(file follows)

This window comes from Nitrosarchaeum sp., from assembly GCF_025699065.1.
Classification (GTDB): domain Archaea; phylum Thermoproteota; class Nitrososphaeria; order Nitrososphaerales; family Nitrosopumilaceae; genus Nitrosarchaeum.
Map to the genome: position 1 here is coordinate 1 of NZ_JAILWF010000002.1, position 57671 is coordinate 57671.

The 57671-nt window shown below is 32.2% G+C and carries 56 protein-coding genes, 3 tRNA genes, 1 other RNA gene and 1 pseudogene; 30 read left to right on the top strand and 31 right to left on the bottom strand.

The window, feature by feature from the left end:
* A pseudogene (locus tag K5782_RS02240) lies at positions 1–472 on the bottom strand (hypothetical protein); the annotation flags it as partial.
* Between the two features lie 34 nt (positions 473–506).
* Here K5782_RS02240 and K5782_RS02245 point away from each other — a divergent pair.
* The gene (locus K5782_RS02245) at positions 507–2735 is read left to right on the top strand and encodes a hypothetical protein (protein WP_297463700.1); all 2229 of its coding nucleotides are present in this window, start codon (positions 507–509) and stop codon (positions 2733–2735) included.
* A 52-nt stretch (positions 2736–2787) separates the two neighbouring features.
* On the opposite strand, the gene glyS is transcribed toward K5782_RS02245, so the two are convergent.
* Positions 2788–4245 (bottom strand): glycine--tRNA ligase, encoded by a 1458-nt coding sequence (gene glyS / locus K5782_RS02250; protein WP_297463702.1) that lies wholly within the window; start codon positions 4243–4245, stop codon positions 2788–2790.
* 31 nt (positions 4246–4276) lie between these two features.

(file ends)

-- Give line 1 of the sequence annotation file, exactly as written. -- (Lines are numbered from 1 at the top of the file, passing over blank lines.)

This window comes from Nitrosarchaeum sp., from assembly GCF_025699065.1.